Health chiefs warn €1 billion in cuts needed
Additional cuts required if maternity reforms and other initiatives to be funded
Senior health figures last night maintained that for many of these initiatives either there was no money available or else funding was only available from once-off sources.
MARTIN WALL and PAUL CULLEN
Cuts of up to €1 billion will be needed in the health service next year - around €350 million more than announced in this weeks 2014 Budget - if promised initiatives such as upgrading maternity facilities in the wake of the Savita Halappanavar case are to be implemented, senior health service sources are warning.
Senior health figureslast night maintained that either there was no money specially provided or else funding was only available from once-off sources to finance a number of key developments and to deal with service pressures.
These included complying with the Galway maternity report, implementing the new deal on working time rules for doctors and providing capacity to deal with increased demands for radiotherapy for cancer patients.
Highly-placed health sources maintained that if the cost of these and other initiatives and services had to be met from existing resources, the cuts required in the health budget next year would be in the region of €1 billion and not the €666 million set out by the Government in the Budget.
Separately there is also deepening concern within the HSE about the impact of the Government’s controversial move to reduce tax relief on health insurance subscriptions which was also announced in the Budget.
Highly placed sources maintained this could destabilise the private health insurance market and pile additional pressure on the public health system.
The proposed health spending announced in Tuesday’s Budget has been the focus of controversy all week, particularly in relation to the €666 million ear-marked for health savings in 2014 and the €113 million which is supposed to be generated by means of “probity” measures in relation to the medical card scheme.
Minister for Education Ruairi Quinn has said a “stand-off” between ministers in relation to medical card spending and the projected savings in health from the Haddington Road Agreement was only resolved last Sunday by an agreement that the figures would be validated by a process involving the Department of the Taoiseach and the Department of Public Expenditure and Reform as well as the Department of Health.
The concern within health relates to services which are either currently not provided or are provided but funded from once-off sources, and for which no allocation was made in the Budget figures.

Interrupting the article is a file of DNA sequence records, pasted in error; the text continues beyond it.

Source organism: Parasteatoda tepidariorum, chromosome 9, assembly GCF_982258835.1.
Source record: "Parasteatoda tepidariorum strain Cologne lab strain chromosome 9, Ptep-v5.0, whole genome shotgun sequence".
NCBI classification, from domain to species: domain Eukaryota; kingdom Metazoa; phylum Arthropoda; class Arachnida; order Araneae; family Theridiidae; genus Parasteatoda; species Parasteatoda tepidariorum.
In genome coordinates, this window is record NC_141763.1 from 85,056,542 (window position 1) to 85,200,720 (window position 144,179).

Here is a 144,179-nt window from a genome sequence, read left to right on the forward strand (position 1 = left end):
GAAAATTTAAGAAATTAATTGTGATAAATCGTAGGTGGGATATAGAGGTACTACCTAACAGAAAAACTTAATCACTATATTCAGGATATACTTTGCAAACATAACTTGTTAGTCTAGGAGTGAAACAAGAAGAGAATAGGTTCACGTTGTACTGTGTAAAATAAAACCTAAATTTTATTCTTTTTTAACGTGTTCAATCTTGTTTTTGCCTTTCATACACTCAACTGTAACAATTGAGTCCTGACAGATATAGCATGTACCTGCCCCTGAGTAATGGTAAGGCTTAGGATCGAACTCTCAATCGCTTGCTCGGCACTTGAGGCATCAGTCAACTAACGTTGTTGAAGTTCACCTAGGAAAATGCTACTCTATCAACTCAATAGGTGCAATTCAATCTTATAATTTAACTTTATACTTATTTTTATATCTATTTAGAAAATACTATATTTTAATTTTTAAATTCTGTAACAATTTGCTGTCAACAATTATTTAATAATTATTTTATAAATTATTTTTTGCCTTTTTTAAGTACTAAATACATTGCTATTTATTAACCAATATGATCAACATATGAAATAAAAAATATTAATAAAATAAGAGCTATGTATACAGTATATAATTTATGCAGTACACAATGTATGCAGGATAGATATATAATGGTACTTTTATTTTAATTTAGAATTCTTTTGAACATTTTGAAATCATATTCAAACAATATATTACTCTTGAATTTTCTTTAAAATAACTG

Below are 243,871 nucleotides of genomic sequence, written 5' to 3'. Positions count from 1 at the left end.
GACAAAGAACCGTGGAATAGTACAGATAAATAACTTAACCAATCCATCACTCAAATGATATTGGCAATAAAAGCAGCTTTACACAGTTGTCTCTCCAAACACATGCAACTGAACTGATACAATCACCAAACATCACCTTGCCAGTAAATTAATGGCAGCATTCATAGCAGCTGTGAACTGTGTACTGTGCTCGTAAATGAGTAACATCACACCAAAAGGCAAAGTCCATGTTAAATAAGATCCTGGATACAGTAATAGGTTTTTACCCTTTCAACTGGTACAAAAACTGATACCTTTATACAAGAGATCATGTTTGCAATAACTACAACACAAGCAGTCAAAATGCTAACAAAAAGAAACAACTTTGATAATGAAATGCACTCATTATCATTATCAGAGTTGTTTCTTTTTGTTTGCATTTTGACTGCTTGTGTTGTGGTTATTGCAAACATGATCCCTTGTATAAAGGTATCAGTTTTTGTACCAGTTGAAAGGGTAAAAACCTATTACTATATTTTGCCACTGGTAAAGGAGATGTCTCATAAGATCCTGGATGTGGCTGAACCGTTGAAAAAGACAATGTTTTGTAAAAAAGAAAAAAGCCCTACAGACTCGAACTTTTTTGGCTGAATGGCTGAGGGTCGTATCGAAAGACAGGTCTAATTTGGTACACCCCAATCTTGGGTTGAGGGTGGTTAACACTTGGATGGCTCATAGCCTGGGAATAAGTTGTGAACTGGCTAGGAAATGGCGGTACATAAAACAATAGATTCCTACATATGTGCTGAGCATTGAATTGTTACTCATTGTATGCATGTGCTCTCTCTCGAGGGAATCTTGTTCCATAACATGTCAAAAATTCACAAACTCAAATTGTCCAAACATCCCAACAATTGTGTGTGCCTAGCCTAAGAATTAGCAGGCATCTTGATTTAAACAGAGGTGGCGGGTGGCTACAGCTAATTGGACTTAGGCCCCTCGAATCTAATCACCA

Demographic pressures such as the ageing of the population and the growth in the birth rate mean that demand for health service is increasing automatically, but a range of new service pressures is also helping to push spending upwards.
The recent Hiqa report into the death of Ms Halappanavar drew attention to under-staffing in Irish maternity services and called for a national review of the sector. This will have “resource implications,” the chief executive of the West/North West hospital group, Bill Maher, pointed out yesterday. He said he would be raising the immediate implementation of Hiqa’s recommendations with the HSE and the Department of Health.
The deal recently struck with non-consultant hospital doctors (NCHDs) to shorten their working hours will also have significant cost implications for hospitals. The provision of bilateral cochlear implants for profoundly deaf children, described by the Minister for Health James Reilly as one of his top priorities, will cost over €12.5 million a year, while similar amounts will be required to fund home care packages for children with significant medical needs.
Other areas seen as giving rise to significant extra costs include renal services, living and deceased donor programmes, and the increased demand for radiotherapy.
Separately highly-placed sources said there was “deeping concern” in the HSE at the Government’s decision to cap tax relief on health insurance subscriptions at €1,000 for adults, a move which will increase premium costs for hundreds of thousands of people.
Sources said this move could generate a “triple whammy” for the health service. They forecast it could lead to increased demand on an over-stretched and increasingly under-funded public hospital system next year .
Senior health service figures also maintained it could also mean to less income being generated from patients with health insurance who are treated in public hospitals at a time when this amount was scheduled to rise.
Sources also maintained that the Government move could adversely affect moves to realised an “accelerated” provision of funding from health insurers by the end of the year.